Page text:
Yesterday I met with a CNO at a hospital. Very much on her mind was one of her biggest burdens – preparing to get physicians on board with a new communication protocol. It’s no secret that hospitals struggle with physician adoption of many kinds of new technology.
I’d like to share how we at Vocera have been finding success in addressing this challenge when it comes to getting physicians in particular on board with technology solutions that streamline clinical workflow and improve communication.
A key element of the Vocera solution is an enterprise-class smartphone application that enables HIPAA-compliant voice and secure texting. The idea of enabling two people to communicate directly might seem straightforward to an outside observer. But within a hospital it can represent a shift in a communication paradigm that’s been in place for decades.
A hospital implementing a new communication technology is redesigning how nurses and physicians communicate. They’re affecting deeply ingrained, cultural, automatic processes. Simply putting a software application on physicians’ smartphones will not change their behavior. Changing behavior requires strategic thinking and planning so that physicians and nurses will see benefits and value.
Nursing and physician executives want to find a more standardized way for everybody to communicate as part of improving workflow to improve patient care. The core of the challenge is that physicians and nurses are not aligned on priorities or incentives.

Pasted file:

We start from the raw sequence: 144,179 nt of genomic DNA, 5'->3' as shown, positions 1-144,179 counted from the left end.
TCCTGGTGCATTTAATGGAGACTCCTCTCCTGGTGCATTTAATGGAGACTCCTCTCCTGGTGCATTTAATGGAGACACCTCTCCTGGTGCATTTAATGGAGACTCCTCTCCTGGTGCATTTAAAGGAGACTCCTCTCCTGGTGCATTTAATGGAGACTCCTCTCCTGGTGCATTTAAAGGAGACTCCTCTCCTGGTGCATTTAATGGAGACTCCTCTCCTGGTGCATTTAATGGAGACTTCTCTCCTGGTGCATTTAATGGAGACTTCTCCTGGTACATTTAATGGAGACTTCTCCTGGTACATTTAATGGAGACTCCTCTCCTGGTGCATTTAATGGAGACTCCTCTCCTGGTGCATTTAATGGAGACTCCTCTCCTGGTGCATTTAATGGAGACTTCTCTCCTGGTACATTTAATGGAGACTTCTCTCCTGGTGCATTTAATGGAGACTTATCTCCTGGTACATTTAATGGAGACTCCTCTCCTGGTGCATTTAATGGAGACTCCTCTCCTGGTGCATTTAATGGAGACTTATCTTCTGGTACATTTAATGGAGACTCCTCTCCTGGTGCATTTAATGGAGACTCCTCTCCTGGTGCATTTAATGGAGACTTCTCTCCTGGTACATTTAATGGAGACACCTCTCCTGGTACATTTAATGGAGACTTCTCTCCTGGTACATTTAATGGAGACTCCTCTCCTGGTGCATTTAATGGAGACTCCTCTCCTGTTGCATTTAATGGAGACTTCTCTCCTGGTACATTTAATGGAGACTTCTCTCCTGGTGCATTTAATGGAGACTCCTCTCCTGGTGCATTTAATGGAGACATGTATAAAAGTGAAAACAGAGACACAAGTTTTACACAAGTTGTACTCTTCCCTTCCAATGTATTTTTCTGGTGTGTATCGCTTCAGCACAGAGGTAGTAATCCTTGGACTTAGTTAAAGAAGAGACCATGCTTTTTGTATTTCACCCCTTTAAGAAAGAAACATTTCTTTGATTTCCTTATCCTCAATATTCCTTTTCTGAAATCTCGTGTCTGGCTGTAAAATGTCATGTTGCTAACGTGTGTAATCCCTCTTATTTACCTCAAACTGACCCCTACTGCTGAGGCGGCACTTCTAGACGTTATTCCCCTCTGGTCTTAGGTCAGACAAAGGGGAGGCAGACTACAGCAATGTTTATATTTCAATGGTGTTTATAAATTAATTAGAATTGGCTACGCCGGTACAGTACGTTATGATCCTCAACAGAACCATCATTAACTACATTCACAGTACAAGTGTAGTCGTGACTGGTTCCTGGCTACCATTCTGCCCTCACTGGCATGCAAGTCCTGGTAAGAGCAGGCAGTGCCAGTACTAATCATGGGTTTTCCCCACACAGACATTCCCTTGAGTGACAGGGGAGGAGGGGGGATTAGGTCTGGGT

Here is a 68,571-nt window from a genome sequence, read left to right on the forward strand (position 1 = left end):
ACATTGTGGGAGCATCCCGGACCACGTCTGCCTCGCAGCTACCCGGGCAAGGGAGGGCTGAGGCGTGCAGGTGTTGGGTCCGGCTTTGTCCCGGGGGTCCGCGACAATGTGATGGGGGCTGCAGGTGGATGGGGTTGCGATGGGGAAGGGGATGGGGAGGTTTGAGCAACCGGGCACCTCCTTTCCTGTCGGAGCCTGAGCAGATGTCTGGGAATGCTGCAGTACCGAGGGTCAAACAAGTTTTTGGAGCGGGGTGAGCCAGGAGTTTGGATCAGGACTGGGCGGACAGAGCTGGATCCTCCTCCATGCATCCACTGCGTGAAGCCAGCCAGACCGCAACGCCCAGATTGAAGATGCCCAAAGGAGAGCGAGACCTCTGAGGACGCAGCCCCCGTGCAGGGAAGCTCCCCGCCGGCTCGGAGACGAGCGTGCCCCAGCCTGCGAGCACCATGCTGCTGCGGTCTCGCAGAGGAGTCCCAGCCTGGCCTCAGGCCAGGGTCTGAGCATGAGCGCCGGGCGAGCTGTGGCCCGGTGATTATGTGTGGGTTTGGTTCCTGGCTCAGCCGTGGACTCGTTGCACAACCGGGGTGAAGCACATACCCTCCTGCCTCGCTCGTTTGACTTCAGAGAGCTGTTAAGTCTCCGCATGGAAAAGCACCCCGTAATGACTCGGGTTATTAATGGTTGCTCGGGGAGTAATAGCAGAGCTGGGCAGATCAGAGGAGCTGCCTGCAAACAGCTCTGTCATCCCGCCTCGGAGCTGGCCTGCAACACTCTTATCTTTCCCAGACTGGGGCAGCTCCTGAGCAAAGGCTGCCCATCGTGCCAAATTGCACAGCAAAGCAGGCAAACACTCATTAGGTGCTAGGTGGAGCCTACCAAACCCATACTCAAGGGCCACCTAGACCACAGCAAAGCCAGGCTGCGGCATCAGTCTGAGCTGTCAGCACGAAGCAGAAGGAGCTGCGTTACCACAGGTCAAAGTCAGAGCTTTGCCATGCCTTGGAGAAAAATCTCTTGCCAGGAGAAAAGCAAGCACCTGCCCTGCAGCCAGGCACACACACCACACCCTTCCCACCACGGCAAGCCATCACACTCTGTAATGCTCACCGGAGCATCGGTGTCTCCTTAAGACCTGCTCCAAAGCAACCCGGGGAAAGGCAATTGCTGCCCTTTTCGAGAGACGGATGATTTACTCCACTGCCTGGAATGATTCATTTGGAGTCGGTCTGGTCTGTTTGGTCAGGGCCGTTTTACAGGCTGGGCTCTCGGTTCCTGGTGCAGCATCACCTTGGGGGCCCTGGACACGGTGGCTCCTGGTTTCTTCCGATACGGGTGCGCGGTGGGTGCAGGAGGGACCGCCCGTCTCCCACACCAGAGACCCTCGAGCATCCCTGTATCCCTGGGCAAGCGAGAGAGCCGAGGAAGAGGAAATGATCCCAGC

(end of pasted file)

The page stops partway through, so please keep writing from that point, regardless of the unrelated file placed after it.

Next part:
At the core of everyone’s priority are the patient, patient outcomes, and the patient experience. Chief medical officers oversee the medical staff and focus on quality outcomes. The chief nursing officer focuses on operational excellence and clinical outcomes. Because of fundamental differences in how physicians and nurses work, communication sometimes breaks down.
Anyone who has worked in a hospital is aware that physicians have always worked from a position of control over how they’re communicated with. A nurse sends a message out to them; they have autonomy about how and when they respond, and the nurse traditionally has to wait for the response. I’ve worked in hospitals where anytime a nurse pages a physician, they can’t even page directly. They have to go through a switchboard.
And then there are disparate cultural protocols and methodologies related to workflow communication. The ER might have a cultural protocol that says you call these numbers first, then you do this, then you do that. The surgical floors might have a different cultural protocol where they want you to do number three on the list first, and then do number two and number one.
When we enable direct communication, what we’re doing is removing barriers and obstacles to having direct contact to the physician. When you’re bringing nurses and physicians closer together through communication, you may find resistance. But you will also ultimately improve communication, which reduces errors and improves outcomes.
We often hear hospital leaders say to physicians, “We don’t want you to just text like you normally do just using your smartphone. We want you to download this secure app on your phone if you’re going to discuss patient care with anyone in the hospital.”